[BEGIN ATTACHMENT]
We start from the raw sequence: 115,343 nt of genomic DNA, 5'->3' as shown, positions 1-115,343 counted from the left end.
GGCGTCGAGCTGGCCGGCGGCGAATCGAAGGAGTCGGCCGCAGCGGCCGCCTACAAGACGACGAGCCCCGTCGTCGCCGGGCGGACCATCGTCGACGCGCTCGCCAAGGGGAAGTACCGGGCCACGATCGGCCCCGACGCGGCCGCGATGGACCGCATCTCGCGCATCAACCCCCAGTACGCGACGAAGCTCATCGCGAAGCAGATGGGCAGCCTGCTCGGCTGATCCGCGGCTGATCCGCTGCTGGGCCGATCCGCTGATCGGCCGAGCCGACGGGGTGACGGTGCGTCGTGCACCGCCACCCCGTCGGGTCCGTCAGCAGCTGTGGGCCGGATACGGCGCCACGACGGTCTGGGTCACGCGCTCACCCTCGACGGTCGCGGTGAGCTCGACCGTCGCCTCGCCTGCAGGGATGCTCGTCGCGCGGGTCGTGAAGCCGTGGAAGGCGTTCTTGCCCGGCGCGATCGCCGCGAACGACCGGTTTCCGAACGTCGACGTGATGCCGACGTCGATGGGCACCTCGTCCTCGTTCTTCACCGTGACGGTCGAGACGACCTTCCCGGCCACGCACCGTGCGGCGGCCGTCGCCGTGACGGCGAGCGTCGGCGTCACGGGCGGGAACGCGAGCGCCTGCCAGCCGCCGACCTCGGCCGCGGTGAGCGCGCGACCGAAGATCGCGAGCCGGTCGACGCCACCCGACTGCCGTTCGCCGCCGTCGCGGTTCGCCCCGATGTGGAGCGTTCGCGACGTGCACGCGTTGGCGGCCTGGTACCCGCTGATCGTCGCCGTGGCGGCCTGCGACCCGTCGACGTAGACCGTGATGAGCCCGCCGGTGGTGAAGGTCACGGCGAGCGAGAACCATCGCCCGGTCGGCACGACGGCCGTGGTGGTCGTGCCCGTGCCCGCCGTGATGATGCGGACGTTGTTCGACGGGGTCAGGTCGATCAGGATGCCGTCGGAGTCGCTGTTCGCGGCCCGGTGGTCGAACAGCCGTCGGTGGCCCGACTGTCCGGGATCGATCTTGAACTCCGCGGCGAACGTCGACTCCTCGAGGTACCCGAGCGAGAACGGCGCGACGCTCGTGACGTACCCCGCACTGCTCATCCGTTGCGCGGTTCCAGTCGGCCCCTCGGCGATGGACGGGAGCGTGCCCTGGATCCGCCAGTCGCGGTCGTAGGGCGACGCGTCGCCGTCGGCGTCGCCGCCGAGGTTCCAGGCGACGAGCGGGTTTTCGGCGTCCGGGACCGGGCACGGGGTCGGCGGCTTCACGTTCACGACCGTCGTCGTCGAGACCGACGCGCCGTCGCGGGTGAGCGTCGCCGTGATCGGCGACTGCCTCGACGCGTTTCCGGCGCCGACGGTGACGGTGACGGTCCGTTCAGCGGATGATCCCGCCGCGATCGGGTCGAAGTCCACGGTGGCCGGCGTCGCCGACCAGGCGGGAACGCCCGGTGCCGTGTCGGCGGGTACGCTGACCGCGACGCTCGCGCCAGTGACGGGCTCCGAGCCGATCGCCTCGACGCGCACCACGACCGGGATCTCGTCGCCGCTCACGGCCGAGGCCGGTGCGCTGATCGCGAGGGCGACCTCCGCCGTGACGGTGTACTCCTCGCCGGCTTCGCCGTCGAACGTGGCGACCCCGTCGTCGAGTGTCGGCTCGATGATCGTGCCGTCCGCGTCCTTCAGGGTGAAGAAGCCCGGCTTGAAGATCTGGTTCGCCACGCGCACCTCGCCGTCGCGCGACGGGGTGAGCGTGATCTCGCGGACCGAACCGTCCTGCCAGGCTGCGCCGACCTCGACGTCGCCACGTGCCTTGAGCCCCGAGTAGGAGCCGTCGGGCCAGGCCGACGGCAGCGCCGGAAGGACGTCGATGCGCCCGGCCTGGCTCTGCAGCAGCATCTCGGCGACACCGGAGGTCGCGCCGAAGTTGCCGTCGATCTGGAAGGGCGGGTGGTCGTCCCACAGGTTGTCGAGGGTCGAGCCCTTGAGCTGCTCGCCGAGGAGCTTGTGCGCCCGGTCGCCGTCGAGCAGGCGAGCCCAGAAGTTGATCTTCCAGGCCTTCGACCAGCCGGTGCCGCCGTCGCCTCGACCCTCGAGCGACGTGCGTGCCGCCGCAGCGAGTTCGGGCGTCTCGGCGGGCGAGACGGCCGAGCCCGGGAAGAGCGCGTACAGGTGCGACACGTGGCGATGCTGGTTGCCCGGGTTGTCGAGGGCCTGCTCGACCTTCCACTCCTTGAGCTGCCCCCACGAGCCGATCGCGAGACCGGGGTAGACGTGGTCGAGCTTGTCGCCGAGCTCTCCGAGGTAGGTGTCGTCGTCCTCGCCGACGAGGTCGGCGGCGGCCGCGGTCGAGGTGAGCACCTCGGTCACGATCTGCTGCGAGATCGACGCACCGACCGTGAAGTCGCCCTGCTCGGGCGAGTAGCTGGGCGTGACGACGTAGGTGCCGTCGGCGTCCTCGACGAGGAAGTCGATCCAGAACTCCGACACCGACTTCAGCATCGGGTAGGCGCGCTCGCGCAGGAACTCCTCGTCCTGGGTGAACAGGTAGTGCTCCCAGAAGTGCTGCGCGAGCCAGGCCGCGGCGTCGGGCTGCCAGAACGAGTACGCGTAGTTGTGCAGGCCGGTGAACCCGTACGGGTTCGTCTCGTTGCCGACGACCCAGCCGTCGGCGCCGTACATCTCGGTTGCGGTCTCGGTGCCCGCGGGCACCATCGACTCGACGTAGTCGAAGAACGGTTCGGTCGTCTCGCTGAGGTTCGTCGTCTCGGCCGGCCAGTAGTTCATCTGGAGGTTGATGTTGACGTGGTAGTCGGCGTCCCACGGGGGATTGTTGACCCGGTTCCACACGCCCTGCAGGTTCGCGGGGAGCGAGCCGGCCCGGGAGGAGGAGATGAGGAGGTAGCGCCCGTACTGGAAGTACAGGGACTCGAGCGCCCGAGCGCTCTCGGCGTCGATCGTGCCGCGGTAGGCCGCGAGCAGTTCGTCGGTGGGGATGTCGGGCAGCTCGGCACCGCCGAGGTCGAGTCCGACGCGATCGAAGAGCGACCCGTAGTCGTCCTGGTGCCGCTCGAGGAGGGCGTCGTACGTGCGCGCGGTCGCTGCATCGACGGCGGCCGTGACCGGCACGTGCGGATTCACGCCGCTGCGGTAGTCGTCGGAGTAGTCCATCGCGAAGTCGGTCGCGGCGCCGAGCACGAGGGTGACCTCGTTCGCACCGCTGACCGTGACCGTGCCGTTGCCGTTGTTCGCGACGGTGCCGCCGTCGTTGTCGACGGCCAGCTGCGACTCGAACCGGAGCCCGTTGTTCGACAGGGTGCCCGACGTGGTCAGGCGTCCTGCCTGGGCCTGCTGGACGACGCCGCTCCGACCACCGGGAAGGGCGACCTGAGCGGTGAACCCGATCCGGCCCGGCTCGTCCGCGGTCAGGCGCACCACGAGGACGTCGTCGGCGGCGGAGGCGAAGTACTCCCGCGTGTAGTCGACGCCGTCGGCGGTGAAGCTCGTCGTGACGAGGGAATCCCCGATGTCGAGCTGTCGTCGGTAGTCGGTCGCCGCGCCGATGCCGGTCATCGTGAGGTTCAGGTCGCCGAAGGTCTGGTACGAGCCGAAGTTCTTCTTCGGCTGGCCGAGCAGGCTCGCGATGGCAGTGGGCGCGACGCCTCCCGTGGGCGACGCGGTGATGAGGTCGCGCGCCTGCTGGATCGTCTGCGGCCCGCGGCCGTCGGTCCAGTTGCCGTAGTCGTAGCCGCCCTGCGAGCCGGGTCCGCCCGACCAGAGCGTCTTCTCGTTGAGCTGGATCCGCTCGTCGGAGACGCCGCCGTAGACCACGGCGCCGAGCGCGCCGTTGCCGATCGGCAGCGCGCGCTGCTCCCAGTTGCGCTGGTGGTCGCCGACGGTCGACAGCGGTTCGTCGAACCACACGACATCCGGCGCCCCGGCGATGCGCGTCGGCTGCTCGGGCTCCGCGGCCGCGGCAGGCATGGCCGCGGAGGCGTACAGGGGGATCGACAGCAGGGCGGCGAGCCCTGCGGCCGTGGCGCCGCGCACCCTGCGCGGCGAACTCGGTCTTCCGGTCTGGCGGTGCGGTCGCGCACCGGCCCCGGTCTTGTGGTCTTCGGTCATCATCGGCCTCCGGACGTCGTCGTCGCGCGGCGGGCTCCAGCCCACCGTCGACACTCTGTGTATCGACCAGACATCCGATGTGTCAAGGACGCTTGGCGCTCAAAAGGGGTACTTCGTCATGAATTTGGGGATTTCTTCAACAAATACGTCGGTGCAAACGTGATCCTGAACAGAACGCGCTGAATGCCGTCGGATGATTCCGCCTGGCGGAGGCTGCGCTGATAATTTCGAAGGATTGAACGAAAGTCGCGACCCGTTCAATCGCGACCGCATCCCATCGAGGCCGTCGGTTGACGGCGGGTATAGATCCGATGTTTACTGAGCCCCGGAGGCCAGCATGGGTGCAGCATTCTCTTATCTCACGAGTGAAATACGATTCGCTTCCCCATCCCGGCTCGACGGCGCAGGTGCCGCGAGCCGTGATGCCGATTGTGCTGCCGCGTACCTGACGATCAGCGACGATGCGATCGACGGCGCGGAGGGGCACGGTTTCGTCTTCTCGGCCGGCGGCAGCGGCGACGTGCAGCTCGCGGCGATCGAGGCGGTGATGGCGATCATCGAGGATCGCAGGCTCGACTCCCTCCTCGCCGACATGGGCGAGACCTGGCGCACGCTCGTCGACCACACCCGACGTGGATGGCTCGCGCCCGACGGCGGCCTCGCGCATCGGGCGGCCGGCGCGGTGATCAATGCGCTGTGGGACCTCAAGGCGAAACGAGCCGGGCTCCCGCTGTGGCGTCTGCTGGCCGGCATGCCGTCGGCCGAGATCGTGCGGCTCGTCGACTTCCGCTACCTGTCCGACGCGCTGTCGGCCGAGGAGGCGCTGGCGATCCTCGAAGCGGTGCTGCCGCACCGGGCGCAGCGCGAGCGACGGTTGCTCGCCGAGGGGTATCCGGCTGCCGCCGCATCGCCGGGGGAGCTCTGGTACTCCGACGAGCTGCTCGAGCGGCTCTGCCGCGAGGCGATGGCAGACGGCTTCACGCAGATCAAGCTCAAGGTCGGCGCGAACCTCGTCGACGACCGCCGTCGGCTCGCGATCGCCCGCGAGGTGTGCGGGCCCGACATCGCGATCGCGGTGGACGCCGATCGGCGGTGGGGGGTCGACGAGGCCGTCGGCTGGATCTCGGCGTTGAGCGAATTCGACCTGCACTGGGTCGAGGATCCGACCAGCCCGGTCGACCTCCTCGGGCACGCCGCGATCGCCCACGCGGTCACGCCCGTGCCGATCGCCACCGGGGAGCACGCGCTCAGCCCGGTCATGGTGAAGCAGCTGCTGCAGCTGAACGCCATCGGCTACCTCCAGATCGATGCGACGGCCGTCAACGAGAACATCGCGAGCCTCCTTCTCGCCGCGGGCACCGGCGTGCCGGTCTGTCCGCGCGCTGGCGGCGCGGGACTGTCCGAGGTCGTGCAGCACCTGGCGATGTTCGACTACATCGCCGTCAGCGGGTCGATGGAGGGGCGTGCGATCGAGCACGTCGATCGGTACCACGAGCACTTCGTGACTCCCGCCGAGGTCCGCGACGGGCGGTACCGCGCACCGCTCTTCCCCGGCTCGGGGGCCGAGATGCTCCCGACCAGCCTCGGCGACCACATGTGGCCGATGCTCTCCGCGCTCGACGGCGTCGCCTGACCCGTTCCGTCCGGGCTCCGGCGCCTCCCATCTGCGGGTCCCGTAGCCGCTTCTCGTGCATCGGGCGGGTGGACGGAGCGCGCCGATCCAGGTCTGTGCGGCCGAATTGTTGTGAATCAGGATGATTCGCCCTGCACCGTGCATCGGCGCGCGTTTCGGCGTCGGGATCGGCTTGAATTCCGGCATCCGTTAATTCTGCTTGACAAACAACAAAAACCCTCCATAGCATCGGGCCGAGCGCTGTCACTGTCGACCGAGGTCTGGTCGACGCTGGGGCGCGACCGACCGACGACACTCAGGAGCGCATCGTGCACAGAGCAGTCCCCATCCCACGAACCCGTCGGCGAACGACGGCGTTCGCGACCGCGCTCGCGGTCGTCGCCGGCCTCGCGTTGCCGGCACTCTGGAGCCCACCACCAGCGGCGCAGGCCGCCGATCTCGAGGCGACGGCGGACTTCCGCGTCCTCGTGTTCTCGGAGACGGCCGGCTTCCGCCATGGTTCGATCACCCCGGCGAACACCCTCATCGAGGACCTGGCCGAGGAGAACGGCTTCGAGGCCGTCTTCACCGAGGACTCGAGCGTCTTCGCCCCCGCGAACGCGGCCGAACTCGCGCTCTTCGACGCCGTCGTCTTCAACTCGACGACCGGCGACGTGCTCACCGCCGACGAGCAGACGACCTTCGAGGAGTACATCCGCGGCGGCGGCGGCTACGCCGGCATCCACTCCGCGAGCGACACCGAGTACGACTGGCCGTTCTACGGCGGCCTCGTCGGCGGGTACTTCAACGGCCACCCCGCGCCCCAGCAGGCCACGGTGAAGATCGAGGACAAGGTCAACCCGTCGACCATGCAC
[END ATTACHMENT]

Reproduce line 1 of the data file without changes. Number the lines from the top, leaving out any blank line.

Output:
We start from the raw sequence: 115,343 nt of genomic DNA, 5'->3' as shown, positions 1-115,343 counted from the left end.